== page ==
A young doctor kills himself after a medical committee terminates his research into human embryos, considering it too inhumane. His wife then seeks revenge on those who drove her husband to... See full summary »
Margarita, the only witness of a brutal murder, has temporary amnesia due to shock. She's sent to a psychiatric clinic where a masked man rapes her and kills another woman. She must piece her memory back together before he returns.
Nanda Van Bergen
"Red Lips" are two female detectives trying to find missing models and dancers. A pop artist called Klaus Thriller and his werewolf-like assistant, Morpho, are the main suspects for the ... See full summary »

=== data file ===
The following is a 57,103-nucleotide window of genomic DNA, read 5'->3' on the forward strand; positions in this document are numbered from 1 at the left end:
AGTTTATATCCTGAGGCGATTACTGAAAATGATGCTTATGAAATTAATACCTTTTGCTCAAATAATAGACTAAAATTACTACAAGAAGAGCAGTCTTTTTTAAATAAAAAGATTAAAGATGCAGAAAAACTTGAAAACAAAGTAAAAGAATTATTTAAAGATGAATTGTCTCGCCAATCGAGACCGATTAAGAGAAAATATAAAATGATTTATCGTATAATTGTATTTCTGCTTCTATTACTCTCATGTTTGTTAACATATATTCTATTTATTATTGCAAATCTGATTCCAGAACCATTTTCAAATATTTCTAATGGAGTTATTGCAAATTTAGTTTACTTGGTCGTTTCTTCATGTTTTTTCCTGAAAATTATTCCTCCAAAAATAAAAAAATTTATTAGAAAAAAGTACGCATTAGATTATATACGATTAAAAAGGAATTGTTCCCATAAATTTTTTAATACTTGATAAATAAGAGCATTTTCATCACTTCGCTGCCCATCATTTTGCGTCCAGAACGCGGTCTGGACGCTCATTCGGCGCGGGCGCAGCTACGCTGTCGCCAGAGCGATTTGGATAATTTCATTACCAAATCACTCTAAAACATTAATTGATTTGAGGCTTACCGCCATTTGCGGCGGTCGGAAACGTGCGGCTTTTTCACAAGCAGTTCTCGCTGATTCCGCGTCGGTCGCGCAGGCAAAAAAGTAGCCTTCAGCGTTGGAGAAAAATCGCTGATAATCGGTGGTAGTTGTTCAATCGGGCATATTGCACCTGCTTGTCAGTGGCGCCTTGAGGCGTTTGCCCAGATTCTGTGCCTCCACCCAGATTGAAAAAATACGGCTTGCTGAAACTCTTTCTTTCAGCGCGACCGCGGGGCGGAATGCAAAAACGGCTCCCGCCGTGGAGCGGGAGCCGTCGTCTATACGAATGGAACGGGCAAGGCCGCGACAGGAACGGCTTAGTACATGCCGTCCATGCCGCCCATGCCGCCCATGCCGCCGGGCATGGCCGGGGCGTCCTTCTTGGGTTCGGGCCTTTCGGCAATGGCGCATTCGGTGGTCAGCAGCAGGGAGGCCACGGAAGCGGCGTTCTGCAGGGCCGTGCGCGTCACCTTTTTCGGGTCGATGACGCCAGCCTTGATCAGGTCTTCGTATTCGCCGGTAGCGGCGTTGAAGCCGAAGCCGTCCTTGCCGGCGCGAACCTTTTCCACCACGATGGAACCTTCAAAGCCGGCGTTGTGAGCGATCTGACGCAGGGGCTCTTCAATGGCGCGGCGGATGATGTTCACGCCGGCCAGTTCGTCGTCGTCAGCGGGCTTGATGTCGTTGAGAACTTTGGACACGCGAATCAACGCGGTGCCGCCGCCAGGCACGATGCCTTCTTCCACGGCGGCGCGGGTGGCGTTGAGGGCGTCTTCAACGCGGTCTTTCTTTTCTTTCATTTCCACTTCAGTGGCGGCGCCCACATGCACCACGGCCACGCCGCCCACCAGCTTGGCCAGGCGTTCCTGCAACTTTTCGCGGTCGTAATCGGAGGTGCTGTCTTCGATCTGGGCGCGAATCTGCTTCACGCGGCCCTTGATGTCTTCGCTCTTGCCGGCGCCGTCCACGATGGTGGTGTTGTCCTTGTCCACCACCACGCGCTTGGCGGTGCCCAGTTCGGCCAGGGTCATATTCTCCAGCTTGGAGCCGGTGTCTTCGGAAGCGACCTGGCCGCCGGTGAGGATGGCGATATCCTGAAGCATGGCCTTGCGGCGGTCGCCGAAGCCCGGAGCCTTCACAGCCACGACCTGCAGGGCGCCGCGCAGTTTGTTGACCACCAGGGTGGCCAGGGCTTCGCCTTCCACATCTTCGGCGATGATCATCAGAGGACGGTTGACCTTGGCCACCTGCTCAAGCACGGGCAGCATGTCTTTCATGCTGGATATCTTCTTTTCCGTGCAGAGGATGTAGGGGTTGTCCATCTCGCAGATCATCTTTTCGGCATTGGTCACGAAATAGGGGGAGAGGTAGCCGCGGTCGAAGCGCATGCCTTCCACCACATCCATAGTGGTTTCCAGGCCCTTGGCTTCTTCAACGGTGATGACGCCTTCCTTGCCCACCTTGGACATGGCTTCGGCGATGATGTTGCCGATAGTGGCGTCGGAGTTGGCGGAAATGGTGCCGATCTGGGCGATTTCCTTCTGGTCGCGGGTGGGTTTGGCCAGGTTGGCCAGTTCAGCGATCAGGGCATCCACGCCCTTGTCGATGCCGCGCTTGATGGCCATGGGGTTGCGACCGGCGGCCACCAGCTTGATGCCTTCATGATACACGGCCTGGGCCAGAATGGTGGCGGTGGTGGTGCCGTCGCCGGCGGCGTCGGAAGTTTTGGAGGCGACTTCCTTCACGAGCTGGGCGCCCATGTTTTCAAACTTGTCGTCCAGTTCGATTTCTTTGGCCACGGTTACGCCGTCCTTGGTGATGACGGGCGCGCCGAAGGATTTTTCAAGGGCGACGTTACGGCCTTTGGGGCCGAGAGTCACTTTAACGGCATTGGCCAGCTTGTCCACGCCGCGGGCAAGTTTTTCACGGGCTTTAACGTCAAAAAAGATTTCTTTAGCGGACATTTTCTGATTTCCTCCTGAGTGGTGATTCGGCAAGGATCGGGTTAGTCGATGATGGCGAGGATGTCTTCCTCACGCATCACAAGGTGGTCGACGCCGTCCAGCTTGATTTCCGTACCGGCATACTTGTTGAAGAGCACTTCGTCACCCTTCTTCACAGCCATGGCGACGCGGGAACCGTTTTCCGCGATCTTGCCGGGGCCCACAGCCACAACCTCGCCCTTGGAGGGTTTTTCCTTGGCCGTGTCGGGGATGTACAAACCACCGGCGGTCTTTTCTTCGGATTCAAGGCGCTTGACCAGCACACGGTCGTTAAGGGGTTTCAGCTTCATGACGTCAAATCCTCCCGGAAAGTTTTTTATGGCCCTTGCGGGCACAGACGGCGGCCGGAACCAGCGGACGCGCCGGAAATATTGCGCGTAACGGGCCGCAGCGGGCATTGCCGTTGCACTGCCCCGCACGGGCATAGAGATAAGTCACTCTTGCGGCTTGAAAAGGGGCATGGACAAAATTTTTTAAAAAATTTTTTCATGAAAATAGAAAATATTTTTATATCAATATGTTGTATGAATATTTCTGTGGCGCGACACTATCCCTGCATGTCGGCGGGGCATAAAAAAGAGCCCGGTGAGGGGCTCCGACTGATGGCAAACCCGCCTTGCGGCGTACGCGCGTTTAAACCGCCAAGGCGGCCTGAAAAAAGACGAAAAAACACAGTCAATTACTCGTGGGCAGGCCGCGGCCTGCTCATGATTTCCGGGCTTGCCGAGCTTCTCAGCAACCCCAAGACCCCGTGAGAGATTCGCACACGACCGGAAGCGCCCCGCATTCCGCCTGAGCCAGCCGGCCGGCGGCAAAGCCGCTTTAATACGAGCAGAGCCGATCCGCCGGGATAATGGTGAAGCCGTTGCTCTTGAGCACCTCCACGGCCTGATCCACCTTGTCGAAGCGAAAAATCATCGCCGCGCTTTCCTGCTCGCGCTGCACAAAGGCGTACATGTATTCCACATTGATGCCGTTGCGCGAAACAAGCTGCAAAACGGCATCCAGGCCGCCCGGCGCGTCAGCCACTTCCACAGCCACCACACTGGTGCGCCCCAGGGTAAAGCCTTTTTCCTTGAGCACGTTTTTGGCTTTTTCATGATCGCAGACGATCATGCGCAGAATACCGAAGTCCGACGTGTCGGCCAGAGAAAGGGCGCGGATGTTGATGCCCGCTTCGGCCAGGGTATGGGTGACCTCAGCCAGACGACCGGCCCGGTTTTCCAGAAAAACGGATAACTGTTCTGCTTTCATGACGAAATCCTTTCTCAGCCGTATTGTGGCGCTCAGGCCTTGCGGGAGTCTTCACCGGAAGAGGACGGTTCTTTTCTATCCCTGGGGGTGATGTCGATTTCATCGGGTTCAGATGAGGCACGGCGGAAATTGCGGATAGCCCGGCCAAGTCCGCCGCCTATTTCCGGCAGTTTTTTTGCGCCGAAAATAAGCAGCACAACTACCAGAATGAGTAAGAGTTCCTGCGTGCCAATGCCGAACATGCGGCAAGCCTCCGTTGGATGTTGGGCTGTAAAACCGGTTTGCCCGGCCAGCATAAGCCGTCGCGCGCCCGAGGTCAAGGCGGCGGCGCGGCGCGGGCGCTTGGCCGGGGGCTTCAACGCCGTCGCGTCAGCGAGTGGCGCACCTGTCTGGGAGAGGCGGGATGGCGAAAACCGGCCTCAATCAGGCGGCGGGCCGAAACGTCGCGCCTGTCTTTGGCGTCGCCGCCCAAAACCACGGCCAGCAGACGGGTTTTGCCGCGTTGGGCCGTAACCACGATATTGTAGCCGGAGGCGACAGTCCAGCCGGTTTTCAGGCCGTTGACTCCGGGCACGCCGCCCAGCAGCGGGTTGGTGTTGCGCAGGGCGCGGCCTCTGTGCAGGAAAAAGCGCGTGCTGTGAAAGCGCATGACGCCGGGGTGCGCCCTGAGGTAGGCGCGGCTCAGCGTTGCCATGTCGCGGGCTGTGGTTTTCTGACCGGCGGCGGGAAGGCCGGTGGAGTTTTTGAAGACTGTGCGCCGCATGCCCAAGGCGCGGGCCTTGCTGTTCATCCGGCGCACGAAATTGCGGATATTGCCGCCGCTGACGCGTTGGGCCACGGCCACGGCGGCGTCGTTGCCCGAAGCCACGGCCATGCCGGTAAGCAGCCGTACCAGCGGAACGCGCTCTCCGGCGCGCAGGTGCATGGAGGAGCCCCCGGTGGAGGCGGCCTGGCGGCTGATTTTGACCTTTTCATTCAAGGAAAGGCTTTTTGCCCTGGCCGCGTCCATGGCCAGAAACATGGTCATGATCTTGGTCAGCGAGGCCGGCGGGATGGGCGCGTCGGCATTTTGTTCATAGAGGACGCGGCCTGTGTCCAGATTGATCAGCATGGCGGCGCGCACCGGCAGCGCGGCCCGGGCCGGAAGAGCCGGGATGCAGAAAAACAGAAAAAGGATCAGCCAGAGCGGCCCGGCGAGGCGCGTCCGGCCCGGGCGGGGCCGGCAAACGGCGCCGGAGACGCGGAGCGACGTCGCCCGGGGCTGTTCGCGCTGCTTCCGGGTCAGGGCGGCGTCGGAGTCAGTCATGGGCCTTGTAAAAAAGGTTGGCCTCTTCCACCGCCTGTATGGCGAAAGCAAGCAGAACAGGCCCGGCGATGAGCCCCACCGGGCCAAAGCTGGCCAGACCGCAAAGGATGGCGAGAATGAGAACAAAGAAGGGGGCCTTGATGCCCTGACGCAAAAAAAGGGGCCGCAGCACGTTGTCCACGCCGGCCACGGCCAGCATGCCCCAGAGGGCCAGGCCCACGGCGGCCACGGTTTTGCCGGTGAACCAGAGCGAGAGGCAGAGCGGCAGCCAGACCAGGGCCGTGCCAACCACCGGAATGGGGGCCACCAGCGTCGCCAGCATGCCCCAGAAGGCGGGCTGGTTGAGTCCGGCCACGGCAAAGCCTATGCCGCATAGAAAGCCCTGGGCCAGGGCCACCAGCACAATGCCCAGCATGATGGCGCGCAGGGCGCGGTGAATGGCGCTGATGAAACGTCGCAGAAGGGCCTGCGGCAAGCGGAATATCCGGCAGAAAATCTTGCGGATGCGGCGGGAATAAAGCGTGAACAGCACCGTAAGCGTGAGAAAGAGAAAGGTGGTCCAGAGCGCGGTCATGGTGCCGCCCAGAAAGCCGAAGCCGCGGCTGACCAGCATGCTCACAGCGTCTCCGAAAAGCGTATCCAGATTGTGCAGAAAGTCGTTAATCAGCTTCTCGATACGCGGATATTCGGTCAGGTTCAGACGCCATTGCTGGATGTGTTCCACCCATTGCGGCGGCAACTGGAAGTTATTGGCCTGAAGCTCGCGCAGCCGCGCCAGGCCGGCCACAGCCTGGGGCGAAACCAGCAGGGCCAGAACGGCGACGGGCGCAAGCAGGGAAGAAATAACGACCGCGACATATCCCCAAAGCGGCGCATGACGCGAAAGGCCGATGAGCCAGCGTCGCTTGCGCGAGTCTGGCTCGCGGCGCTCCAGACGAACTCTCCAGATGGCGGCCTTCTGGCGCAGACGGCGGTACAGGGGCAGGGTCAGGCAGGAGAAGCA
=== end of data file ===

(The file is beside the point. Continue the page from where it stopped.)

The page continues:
Before watching "The Devil Came From Akasava" (1971) last night, I'd seen two earlier pictures from director Jess Franco--"The Awful Dr. Orloff" (1961), a fun horror outing, and "Venus In Furs" (1968), an extremely surreal, ultimately unfathomable but nevertheless professionally made film--and this may be part of the reason why "Akasava" proved such a disappointment to me. This picture somehow doesn't seem professionally made at all, featuring as it does lazy directing (Franco is inordinately and tiresomely in love with his zoom lens), slipshod editing, and a plot that is often downright confusing. The story here concerns a mineral that is discovered in the fictitious African country of Akasava--one that can turn base metals into gold--and the various criminal parties that vie with the British Secret Service (in the person of the gorgeous Soledad Miranda) and Scotland Yard for possession. Despite the film's title, this is not a horror outing at all, but rather a poor man's secret agent caper that strangely features little action to speak of. The picture is guilty of the worst crime a movie can commit: It is boring. With the exception of some groovy psychedelic music, laced with trippy sitar (non sequitur as the music often is), and some lingering shots of Miranda (who, sadly, like other beautiful actresses such as Francoise Dorleac, Jayne Mansfield and Claudia Jennings, died in a car crash, right after "Akasava" was shot), this film does not offer much. Don't blame the fine folks at Image Entertainment, however. The DVD itself looks great, and offers some excellent subtitling for those of us who don't speak fluent German. But it would take a lot more than a nice-looking DVD to turn this base film into solid gold!
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